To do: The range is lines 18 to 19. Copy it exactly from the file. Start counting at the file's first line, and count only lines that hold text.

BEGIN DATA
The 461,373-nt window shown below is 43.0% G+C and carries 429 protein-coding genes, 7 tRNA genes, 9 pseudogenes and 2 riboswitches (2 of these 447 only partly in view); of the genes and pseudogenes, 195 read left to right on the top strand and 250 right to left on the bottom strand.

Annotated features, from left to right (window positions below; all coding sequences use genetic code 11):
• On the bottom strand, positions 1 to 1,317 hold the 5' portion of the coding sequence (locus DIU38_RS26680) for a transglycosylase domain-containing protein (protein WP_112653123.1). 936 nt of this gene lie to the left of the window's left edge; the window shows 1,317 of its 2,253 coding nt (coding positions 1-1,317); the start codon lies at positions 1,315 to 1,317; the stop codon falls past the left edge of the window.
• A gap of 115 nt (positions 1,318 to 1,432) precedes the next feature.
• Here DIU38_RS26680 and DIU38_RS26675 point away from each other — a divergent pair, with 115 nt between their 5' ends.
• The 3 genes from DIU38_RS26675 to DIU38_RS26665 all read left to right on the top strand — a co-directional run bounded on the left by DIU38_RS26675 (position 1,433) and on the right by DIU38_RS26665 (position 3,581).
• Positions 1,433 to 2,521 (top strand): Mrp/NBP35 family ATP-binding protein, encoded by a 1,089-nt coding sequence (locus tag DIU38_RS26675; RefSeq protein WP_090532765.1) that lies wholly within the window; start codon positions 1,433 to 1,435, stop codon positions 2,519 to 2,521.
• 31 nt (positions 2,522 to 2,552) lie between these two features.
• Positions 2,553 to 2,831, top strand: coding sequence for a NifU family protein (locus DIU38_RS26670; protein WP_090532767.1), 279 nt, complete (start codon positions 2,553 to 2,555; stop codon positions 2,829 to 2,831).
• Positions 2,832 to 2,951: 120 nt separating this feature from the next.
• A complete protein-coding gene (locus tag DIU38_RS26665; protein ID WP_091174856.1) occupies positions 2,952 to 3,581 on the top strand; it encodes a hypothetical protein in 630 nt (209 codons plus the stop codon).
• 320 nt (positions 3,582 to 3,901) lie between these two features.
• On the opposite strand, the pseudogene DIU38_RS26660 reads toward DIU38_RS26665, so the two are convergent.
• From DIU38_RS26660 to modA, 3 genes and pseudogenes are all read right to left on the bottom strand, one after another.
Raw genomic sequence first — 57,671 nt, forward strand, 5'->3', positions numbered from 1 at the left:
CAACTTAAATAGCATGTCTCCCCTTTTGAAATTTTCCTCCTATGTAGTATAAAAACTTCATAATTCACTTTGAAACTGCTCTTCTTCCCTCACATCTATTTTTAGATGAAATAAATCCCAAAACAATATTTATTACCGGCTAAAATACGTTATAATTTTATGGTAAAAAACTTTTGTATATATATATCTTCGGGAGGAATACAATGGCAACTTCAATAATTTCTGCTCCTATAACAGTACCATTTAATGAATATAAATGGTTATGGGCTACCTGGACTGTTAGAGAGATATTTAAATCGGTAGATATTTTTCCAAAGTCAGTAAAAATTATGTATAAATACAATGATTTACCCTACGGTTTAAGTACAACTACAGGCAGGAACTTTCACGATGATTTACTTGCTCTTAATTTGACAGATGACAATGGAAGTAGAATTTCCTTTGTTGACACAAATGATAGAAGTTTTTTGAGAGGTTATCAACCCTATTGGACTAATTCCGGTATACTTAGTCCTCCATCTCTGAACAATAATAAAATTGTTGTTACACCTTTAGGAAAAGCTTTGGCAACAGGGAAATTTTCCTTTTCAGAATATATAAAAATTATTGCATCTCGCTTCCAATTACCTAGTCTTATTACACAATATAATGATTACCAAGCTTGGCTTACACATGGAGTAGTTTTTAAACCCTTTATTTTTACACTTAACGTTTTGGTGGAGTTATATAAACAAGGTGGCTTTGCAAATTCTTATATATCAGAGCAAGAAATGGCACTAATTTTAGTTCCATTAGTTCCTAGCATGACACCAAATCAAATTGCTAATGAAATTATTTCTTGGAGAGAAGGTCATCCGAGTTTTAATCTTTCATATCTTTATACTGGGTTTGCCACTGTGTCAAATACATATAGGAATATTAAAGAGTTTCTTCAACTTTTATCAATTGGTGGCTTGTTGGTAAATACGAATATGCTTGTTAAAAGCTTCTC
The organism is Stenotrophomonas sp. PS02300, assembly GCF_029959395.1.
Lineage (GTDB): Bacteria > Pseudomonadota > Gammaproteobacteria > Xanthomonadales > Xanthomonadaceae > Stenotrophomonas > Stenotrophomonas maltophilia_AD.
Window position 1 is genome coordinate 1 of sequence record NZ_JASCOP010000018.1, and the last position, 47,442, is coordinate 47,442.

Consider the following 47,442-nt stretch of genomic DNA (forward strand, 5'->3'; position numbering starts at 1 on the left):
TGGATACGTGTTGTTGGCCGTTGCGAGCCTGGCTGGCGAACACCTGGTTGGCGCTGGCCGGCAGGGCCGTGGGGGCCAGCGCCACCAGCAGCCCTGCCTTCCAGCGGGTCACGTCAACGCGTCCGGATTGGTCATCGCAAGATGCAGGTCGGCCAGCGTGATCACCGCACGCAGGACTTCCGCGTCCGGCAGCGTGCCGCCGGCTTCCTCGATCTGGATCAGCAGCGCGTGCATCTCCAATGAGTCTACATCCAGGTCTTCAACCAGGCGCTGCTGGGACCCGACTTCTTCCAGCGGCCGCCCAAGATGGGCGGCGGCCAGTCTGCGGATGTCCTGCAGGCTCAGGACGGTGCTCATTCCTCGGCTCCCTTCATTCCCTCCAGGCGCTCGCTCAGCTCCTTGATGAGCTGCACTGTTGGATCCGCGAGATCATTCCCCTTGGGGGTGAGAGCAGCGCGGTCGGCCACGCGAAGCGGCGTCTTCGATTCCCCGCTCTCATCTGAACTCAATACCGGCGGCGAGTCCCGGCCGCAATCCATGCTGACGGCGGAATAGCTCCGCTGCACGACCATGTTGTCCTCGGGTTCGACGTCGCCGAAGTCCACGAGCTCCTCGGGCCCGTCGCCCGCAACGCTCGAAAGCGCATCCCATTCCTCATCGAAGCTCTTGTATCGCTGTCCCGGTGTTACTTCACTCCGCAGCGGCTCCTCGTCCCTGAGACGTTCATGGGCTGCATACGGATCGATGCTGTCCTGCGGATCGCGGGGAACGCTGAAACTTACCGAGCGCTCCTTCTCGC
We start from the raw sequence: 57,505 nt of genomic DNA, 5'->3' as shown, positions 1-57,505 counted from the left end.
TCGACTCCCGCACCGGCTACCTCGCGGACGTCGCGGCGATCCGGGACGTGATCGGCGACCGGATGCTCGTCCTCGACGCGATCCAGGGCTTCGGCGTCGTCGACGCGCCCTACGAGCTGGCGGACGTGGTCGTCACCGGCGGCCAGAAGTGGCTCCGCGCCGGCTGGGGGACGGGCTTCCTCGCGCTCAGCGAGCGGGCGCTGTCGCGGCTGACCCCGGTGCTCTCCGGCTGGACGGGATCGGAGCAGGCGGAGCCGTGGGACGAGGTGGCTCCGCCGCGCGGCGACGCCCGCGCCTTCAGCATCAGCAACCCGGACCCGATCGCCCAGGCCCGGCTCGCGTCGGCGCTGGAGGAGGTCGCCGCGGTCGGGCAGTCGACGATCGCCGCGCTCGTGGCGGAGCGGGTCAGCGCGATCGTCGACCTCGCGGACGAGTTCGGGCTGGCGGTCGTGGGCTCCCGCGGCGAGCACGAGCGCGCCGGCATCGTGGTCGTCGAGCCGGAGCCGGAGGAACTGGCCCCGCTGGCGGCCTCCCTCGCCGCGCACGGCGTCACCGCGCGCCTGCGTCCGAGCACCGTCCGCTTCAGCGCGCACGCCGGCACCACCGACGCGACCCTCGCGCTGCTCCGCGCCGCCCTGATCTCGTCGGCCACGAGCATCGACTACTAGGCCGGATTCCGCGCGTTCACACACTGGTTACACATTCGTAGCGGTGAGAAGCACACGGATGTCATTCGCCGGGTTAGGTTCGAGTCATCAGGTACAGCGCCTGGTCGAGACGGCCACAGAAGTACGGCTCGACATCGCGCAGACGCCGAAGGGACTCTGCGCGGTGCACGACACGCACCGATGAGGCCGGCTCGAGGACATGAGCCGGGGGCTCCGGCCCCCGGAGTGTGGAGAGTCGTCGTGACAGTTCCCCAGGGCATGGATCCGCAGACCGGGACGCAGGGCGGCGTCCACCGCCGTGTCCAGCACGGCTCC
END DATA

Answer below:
Lineage (GTDB): Bacteria > Pseudomonadota > Gammaproteobacteria > Xanthomonadales > Xanthomonadaceae > Stenotrophomonas > Stenotrophomonas maltophilia_AD.
Window position 1 is genome coordinate 1 of sequence record NZ_JASCOP010000018.1, and the last position, 47,442, is coordinate 47,442.